Thursday, March 5, 2009

Self Defense and Property Crime: A Hot Issue in Atlanta

Atlantans have become particularly worried about crime in recent months, due to a reported rise in property crimes and a number of brutal murders, including the February 10th killing of cancer researcher Dr. Eugenia Calle. While anecdotes from citizens give them impression that violent crime is on the rise, too, this is disputed by police statistics. Who’s right? For the purposes of this article the answer isn’t important, but one fact is indisputable: property crime and violent crime go hand in hand. In Dr. Calle’s case, it appears that her killer’s motive was money, as he took cash, jewelry and credit cards that he later used in a spending spree.

Preventing and protecting yourself from property crime is one of the fundamentals of self defense. Where do you start? The key is to understand how burglars, muggers and thieves pick their targets, and why they steal in the first place. Here are two landmarks that apply to a great many criminals:

Addiction: Drug addiction is one of the most common motives for serious property crimes. Addicts have trouble keeping jobs, have impaired decision making skills and have a regular need for substantial amounts of money to keep up their habits.

Impulsiveness: Despite movies that show us meticulous criminal capers, most thefts are decided on the spot when an opportunity arises, or out of a sudden impulse, combined with a memory of a likely target.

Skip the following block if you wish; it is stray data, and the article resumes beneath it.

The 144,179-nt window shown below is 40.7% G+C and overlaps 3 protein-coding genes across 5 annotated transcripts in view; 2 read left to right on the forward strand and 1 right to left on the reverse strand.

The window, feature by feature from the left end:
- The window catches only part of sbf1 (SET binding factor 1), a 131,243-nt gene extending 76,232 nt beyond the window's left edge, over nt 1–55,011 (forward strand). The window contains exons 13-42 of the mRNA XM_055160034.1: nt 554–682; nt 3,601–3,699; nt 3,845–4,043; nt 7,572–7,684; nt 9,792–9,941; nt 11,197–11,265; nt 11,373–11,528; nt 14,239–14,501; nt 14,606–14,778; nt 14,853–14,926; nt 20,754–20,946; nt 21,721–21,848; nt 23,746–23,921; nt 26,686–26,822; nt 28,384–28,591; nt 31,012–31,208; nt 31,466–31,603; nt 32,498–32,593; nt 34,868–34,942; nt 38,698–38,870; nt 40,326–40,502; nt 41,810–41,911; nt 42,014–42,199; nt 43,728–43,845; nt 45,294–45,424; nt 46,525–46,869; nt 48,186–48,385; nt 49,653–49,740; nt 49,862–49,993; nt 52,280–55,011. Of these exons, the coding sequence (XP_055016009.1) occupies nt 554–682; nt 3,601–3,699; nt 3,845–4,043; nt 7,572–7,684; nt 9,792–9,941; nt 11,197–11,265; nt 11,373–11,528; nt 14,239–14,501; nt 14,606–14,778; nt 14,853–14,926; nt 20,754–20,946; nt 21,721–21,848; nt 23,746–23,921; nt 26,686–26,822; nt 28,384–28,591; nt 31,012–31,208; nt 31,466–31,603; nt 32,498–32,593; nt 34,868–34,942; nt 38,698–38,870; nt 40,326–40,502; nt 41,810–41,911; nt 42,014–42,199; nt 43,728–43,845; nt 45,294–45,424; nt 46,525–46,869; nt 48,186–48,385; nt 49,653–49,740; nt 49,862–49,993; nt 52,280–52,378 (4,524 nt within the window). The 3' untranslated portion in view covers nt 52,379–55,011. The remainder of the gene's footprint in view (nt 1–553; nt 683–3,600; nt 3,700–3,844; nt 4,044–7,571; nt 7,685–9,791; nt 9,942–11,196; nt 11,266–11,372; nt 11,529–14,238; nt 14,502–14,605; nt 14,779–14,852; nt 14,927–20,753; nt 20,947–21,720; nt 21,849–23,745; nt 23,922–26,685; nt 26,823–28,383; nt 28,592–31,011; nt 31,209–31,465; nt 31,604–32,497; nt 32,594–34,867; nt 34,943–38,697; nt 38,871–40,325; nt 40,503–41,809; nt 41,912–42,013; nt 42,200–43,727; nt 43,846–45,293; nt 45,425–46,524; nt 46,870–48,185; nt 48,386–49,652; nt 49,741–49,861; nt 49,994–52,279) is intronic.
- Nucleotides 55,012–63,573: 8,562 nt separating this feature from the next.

As a result, you can’t be sure that simply not resisting a theft will ensure your safety. Even though we associate the term “career criminal” with a cool, street-smart professional, the average example is a desperate drug addict who isn’t thinking things through rationally. I’m not saying this to get you to sympathize with him – I’m saying it because this is what makes him dangerous. If he decided he’s going to hit you with a hammer and take your wallet, that’s what he will do, even if you would have given it to him in the first place. That’s the mental “script” he’s thrown together to commit the crime.

In essence, there are two ways to protect yourself from property crimes, or at least keep them from escalating into a threat to your safety: prevention and response.

Prevention: These measures make it less likely you’ll be hit in the first place. Make sure your home’s exterior is brightly lit and you stick to a routine of locking your doors – and you have sturdy deadbolts. In terms of self defense products, home protection tools that send a message that your home is more trouble than it’s worth are highly recommended. These include alarms and door braces. Some thieves will give openings a test kick or shove; if your doors and windows don’t budge, or it looks like an alarm will go off, they may move on to easier pickings.

Response: If the crime proceeds despite your best efforts you need to keep it from transforming into a violent attack on you and your family. Obviously, escape if you can. Gun ownership is a personal choice with pros and cons; exercise your rights at your discretion, but do your research, and take an accredited safety course. As an alternative, you can buy a Taser Gun. The C-2 model is designed for personal protection. If you get a Taser or buy stun guns make sure you get familiar with drawing them quickly and store them safely.

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